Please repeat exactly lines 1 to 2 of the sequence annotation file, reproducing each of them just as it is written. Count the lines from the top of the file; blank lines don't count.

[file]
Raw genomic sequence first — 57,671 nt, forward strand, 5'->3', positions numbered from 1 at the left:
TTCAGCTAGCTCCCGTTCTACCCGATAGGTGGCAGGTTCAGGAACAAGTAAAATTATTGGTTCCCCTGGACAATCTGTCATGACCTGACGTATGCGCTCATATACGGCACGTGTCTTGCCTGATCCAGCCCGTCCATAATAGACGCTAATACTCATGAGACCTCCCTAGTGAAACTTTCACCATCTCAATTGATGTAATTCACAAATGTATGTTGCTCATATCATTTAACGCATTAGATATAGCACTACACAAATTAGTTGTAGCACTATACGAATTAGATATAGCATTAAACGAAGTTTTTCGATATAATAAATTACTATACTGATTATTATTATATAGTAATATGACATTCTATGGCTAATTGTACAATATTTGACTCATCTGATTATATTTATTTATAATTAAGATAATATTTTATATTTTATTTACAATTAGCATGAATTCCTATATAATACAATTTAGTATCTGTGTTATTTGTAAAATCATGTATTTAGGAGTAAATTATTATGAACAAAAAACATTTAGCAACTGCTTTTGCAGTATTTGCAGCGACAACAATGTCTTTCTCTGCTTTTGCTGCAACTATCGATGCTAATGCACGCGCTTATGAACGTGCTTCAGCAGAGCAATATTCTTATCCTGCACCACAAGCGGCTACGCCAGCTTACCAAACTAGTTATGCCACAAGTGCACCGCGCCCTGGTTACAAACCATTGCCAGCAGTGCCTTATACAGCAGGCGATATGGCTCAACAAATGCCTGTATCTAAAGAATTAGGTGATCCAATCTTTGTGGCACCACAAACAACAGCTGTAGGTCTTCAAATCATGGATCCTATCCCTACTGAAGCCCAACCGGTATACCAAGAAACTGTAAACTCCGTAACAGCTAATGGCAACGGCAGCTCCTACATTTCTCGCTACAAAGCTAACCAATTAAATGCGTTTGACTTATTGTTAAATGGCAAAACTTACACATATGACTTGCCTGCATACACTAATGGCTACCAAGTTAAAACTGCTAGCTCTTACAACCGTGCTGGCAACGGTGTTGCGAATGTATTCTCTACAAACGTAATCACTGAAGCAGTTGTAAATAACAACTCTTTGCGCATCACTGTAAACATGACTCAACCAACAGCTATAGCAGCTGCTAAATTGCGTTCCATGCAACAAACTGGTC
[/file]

Raw genomic sequence first — 57,671 nt, forward strand, 5'->3', positions numbered from 1 at the left:
TTCAGCTAGCTCCCGTTCTACCCGATAGGTGGCAGGTTCAGGAACAAGTAAAATTATTGGTTCCCCTGGACAATCTGTCATGACCTGACGTATGCGCTCATATACGGCACGTGTCTTGCCTGATCCAGCCCGTCCATAATAGACGCTAATACTCATGAGACCTCCCTAGTGAAACTTTCACCATCTCAATTGATGTAATTCACAAATGTATGTTGCTCATATCATTTAACGCATTAGATATAGCACTACACAAATTAGTTGTAGCACTATACGAATTAGATATAGCATTAAACGAAGTTTTTCGATATAATAAATTACTATACTGATTATTATTATATAGTAATATGACATTCTATGGCTAATTGTACAATATTTGACTCATCTGATTATATTTATTTATAATTAAGATAATATTTTATATTTTATTTACAATTAGCATGAATTCCTATATAATACAATTTAGTATCTGTGTTATTTGTAAAATCATGTATTTAGGAGTAAATTATTATGAACAAAAAACATTTAGCAACTGCTTTTGCAGTATTTGCAGCGACAACAATGTCTTTCTCTGCTTTTGCTGCAACTATCGATGCTAATGCACGCGCTTATGAACGTGCTTCAGCAGAGCAATATTCTTATCCTGCACCACAAGCGGCTACGCCAGCTTACCAAACTAGTTATGCCACAAGTGCACCGCGCCCTGGTTACAAACCATTGCCAGCAGTGCCTTATACAGCAGGCGATATGGCTCAACAAATGCCTGTATCTAAAGAATTAGGTGATCCAATCTTTGTGGCACCACAAACAACAGCTGTAGGTCTTCAAATCATGGATCCTATCCCTACTGAAGCCCAACCGGTATACCAAGAAACTGTAAACTCCGTAACAGCTAATGGCAACGGCAGCTCCTACATTTCTCGCTACAAAGCTAACCAATTAAATGCGTTTGACTTATTGTTAAATGGCAAAACTTACACATATGACTTGCCTGCATACACTAATGGCTACCAAGTTAAAACTGCTAGCTCTTACAACCGTGCTGGCAACGGTGTTGCGAATGTATTCTCTACAAACGTAATCACTGAAGCAGTTGTAAATAACAACTCTTTGCGCATCACTGTAAACATGACTCAACCAACAGCTATAGCAGCTGCTAAATTGCGTTCCATGCAACAAACTGGTC